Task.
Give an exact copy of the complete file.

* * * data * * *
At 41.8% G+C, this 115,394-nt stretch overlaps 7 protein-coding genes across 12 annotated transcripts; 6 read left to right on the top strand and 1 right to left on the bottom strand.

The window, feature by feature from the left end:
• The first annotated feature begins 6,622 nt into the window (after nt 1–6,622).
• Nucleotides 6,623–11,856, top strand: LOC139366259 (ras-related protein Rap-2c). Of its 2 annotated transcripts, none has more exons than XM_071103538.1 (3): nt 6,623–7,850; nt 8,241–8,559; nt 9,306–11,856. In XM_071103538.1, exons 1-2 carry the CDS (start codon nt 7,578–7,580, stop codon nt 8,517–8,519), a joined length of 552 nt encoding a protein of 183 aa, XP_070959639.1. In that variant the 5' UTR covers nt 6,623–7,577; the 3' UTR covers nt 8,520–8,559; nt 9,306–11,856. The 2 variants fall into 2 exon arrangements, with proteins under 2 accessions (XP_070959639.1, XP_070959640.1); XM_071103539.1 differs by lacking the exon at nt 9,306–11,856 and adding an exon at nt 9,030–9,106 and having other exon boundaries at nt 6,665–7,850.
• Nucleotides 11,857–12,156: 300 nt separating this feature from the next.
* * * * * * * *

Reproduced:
At 41.8% G+C, this 115,394-nt stretch overlaps 7 protein-coding genes across 12 annotated transcripts; 6 read left to right on the top strand and 1 right to left on the bottom strand.

The window, feature by feature from the left end:
• The first annotated feature begins 6,622 nt into the window (after nt 1–6,622).
• Nucleotides 6,623–11,856, top strand: LOC139366259 (ras-related protein Rap-2c). Of its 2 annotated transcripts, none has more exons than XM_071103538.1 (3): nt 6,623–7,850; nt 8,241–8,559; nt 9,306–11,856. In XM_071103538.1, exons 1-2 carry the CDS (start codon nt 7,578–7,580, stop codon nt 8,517–8,519), a joined length of 552 nt encoding a protein of 183 aa, XP_070959639.1. In that variant the 5' UTR covers nt 6,623–7,577; the 3' UTR covers nt 8,520–8,559; nt 9,306–11,856. The 2 variants fall into 2 exon arrangements, with proteins under 2 accessions (XP_070959639.1, XP_070959640.1); XM_071103539.1 differs by lacking the exon at nt 9,306–11,856 and adding an exon at nt 9,030–9,106 and having other exon boundaries at nt 6,665–7,850.
• Nucleotides 11,857–12,156: 300 nt separating this feature from the next.